:| because historically public transit vehicles Were exempt from requiring pollution control equipment that was being forced on all of our personal vehicles. How did I first notice? ... by sitting behind a TTC bus when it was taking off and having to wait for the fumes to dissipate, so I researched it and that Was my finding.Where did you come up with that piece of misinformation?
Depended on the code your car set. My last car was setting the evap code regularly (typically set when you don't tighten the gas cap).It was became infinitely harder to fake the test when they moved to the OBD test.
The OBD2 test will pass if there are no error codes stored, and will allow for one monitor to be in a not ready state. The evap monitor, in most cars, is the last one to set. You had your car tested with a not ready evap monitor which allowed it to pass.Depended on the code your car set. My last car was setting the evap code regularly (typically set when you don't tighten the gas cap).
I reset it waited just long enough for it to be cleared from the ECM and got my e-test passed.
Light came right back on a day or two later.
Well as a licensed Truck and Coach Technician I can tell you that public transit vehicles are not exempt from emissions requirements or equipment.:| because historically public transit vehicles Were exempt from requiring pollution control equipment that was being forced on all of our personal vehicles. How did I first notice? ... by sitting behind a TTC bus when it was taking off and having to wait for the fumes to dissipate, so I researched it and that Was my finding.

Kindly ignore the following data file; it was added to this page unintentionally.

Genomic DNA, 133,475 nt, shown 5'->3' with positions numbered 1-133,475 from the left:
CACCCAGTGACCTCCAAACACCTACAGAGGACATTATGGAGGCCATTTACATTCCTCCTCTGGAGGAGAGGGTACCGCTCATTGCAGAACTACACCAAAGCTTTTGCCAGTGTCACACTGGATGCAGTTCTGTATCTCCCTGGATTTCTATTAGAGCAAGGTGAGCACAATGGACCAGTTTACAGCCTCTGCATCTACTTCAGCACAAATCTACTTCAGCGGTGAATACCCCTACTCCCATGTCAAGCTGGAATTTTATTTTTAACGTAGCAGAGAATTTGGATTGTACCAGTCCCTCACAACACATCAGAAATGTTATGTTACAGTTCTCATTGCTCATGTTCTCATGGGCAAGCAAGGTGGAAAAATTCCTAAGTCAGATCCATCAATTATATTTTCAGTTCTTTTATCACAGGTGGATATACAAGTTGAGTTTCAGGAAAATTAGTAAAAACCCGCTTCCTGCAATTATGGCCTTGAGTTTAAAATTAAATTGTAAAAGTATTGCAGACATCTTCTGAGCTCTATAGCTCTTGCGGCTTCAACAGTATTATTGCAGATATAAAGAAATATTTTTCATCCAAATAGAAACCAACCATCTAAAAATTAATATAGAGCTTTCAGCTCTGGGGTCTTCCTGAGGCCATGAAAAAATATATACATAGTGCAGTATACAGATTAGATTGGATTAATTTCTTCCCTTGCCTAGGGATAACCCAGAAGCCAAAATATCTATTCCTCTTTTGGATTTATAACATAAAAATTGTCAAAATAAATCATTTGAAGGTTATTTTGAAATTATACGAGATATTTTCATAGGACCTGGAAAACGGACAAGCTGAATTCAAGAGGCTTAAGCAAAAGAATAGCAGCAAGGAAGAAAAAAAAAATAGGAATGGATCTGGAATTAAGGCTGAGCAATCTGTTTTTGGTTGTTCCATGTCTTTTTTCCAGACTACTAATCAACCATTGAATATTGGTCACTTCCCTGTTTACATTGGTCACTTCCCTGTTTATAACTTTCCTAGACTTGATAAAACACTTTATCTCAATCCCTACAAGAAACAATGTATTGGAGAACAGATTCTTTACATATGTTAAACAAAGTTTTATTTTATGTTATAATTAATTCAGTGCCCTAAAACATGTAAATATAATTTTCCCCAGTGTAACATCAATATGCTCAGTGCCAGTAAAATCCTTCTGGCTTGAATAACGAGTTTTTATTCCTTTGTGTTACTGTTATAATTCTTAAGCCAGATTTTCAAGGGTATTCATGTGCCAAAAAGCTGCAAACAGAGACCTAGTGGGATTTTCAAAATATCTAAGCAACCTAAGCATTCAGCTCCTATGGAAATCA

Particulate matter although highly visible is really the most minor of all the emission concerns. NOx is what is being cracked down on. They do this by lowering cylinder temperature during ignition, but the lower temp means more PM.Whatever pollution controls municipal vehicles may have, I see TTC buses belch soot on the regular. Same goes for schoolbuses and garbage trucks (public+private). Delivery trucks vary, some seem quite controlled. I remember the terrible smog not too long ago, especially when Lakeview spooled up. You could smell the sulfur and see a yellowish haze, with a brown line along the horizon.
Cars are more sophisticated now and can't be fixed with a monkey wrench and a can of STP. Back in the 50's and 60's a lot of rust buckets were kept on the road while burning a quart of oil in a hundred miles. Mosquito control.A) I’ve never been a fan of the drive clean program. I don’t think it serves any purpose anymore now that most cars and vehicles on the road are newer (fuel injected, high tech, etc)
B) I doubt that cost of the validation sticker will go down when it no longer includes the etest.
I guess this is one of the “efficiencies” Ford was talking about.
How many etests are done annually in Ontario that are “free”? A few million maybe? At $30 each...
Here's my question - with the test and associated costs gone, will we see a drop in our plate sticker costs?I thought the cost was buried in your sticker now? Even if we didn't have to pay the $30 up front anymore, there was a cost to the program that taxpayers were ultimately footing the bill for.